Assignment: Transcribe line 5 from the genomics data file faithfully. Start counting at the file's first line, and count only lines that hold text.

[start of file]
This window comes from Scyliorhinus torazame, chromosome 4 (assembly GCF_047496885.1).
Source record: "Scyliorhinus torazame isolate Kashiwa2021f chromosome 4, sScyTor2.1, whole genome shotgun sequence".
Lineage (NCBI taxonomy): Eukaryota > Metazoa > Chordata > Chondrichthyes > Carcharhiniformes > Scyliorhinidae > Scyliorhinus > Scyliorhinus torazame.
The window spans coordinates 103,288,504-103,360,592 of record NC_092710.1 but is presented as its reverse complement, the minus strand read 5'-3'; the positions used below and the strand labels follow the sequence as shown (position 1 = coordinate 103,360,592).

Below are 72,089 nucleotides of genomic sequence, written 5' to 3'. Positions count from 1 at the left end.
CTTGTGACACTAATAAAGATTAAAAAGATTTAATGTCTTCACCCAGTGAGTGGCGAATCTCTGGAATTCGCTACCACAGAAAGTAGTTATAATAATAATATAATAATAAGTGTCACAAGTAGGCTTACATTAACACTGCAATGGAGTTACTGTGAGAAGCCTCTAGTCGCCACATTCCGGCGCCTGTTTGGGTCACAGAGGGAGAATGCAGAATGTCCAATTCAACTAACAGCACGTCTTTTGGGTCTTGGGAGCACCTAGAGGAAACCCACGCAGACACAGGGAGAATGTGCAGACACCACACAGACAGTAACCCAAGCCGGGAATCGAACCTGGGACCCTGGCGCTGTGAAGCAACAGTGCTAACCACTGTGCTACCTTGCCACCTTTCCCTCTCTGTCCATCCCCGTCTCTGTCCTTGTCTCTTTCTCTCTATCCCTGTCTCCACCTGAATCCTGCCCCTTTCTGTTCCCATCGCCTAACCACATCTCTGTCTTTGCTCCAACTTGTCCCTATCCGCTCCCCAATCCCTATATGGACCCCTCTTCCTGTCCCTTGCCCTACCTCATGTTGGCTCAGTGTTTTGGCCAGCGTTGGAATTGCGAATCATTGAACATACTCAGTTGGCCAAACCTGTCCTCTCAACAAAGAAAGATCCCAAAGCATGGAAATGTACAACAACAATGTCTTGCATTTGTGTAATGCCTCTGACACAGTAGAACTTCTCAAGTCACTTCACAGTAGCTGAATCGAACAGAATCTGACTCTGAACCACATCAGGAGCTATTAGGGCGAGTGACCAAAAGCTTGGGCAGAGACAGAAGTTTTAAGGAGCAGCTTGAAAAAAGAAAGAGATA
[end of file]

Below are 72,089 nucleotides of genomic sequence, written 5' to 3'. Positions count from 1 at the left end.